TMJ Dysfunction

john miller physiotherapist

Article by John Miller

What is TMJ Dysfunction?

tmj

Your Temporomandibular Joint (TMJ) is the most used joint in the body. Your TMJs (jaw joints) are involved with eating, talking, breathing and, probably most importantly, expressing our feelings and emotions. 

When things go wrong with your TMJ it is known as Temporomandibular Disorder (TMD).

TMJ Symptoms

You may or may not experience jaw pain or tenderness with TMJ dysfunction. The most common symptoms include:

  • clicking, 
  • popping, 
  • grinding, 
  • limited opening, or 
  • an inability to fully clench your jaw.

TMD sufferers are often teeth grinders or clenchers. They can also suffer headaches, ear pain dizziness and upper neck pain.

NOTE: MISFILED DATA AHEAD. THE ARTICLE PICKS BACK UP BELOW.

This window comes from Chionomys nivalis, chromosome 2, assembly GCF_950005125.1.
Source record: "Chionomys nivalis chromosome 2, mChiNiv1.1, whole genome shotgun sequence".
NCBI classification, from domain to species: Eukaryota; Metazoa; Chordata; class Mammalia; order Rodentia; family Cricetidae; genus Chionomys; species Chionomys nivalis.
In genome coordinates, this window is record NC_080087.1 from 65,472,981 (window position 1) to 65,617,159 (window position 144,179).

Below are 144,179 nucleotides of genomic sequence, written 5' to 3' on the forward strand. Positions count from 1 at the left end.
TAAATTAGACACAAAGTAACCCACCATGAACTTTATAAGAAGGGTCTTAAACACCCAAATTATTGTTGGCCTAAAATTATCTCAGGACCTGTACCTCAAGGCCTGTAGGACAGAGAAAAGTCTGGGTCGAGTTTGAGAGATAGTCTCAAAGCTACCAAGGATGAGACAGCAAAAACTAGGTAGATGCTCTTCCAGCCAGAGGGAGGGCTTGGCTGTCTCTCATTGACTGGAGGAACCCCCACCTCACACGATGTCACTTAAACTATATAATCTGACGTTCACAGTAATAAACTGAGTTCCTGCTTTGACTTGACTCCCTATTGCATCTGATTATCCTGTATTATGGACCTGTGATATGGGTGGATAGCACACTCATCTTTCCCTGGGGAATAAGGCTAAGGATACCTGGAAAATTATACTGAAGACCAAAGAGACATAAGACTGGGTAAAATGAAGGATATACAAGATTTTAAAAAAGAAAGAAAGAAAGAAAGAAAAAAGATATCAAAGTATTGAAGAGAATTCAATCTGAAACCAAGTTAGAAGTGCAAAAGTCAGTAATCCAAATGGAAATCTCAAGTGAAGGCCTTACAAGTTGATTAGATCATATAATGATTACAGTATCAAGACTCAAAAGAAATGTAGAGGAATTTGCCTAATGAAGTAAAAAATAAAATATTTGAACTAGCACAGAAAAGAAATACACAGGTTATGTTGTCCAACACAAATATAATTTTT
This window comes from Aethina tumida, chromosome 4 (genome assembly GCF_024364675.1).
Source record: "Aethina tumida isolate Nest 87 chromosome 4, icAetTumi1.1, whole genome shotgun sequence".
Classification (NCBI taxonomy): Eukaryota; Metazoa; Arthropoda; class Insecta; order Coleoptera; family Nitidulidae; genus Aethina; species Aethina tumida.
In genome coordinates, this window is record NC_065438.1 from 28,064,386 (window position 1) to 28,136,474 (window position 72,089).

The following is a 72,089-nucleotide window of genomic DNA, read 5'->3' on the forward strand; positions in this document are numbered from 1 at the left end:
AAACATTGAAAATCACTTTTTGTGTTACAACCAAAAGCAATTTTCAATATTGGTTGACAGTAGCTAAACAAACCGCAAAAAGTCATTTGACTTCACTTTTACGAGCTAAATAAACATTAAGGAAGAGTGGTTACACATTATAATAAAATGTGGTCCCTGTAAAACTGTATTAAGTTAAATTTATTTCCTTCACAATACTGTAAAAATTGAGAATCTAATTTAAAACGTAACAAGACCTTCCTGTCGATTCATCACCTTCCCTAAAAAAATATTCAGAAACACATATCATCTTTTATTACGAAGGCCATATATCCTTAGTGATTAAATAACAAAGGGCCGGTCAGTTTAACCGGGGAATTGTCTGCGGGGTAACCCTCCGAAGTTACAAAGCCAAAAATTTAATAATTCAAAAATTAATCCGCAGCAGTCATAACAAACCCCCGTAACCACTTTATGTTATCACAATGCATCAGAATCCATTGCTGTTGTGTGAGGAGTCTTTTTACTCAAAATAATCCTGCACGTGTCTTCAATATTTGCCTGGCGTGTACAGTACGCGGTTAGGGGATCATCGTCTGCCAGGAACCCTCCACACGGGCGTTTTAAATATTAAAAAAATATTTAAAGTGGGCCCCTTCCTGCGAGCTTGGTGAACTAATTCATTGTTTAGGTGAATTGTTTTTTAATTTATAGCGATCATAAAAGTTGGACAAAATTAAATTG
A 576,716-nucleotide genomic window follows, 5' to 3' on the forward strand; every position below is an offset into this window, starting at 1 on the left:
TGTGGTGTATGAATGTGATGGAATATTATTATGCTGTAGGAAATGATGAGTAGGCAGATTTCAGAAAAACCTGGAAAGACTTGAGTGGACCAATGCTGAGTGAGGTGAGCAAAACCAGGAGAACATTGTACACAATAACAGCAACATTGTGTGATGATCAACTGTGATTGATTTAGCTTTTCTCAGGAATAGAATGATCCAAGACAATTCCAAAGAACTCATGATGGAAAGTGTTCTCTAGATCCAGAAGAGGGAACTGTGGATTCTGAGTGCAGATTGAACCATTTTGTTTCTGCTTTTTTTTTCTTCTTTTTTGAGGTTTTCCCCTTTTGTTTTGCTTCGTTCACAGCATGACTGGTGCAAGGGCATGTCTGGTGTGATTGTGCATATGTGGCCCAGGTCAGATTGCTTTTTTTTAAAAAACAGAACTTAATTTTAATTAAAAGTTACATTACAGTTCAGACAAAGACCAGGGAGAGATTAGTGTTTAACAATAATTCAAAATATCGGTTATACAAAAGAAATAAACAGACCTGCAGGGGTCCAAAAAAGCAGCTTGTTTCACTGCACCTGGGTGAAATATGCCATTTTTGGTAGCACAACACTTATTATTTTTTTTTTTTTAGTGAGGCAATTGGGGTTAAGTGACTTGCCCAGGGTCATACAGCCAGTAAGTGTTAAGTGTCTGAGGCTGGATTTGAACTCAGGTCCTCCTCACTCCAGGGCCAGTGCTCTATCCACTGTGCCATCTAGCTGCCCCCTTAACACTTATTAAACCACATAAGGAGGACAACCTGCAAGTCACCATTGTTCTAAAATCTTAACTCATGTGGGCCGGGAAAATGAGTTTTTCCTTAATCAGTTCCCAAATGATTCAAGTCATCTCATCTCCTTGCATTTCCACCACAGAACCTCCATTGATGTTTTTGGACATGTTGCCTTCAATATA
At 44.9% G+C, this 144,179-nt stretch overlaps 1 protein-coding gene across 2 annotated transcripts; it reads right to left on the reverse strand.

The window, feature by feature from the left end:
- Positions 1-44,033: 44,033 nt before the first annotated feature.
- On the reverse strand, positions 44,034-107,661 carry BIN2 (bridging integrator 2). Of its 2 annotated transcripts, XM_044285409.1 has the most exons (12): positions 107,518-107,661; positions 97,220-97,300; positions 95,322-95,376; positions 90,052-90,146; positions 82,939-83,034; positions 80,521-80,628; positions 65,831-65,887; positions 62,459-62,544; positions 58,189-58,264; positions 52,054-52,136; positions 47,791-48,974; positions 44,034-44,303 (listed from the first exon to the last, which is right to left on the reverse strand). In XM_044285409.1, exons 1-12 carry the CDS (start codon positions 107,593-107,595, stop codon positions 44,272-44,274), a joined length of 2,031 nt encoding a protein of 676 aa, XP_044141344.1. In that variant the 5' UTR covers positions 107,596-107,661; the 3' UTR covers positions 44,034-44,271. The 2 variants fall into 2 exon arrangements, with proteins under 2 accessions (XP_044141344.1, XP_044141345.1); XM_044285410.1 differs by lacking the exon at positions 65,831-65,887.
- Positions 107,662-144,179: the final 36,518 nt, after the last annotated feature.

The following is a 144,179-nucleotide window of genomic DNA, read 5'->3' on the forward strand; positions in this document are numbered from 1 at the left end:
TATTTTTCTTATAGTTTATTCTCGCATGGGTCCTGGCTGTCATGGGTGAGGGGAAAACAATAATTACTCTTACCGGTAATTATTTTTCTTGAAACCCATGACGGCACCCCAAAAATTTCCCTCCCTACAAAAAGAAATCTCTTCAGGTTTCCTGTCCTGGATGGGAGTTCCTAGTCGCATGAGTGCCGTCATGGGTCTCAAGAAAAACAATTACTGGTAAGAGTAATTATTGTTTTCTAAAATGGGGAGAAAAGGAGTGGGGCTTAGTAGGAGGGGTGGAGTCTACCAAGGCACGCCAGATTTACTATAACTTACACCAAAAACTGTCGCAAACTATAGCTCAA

Some TMJ patients report pain or inability to eat, talk or sing. Tinnitus or ear ringing can be associated with TMJ dysfunction. (Vierola et al 2012)

What Causes Temporomandibular Disorder?

TMJ dysfunction is considered a multifaceted musculoskeletal disorder. 

Most Common Causes include:

  • Masticatory muscle dysfunction, 
  • Derangement/displacement of TMJ articular disc
  • Bruxism: nocturnal grinding of teeth leads to increased pressure in TMJ and asymmetrical movement.
  • Occlusal Problems: Poor bite, Asymmetrical or Retrognathic (underbite, overbite) .

Contributory factors include:

  • Mandibular malalignment secondary to occlusal appliance or orthodontic treatment.
  • Removal of wisdom teeth,
  • Prolonged mouth opening eg dental procedure, 
  • Poor cervical posture, 
  • Myofascial pain, 
  • Neuropsychological factors,
  • Stress, and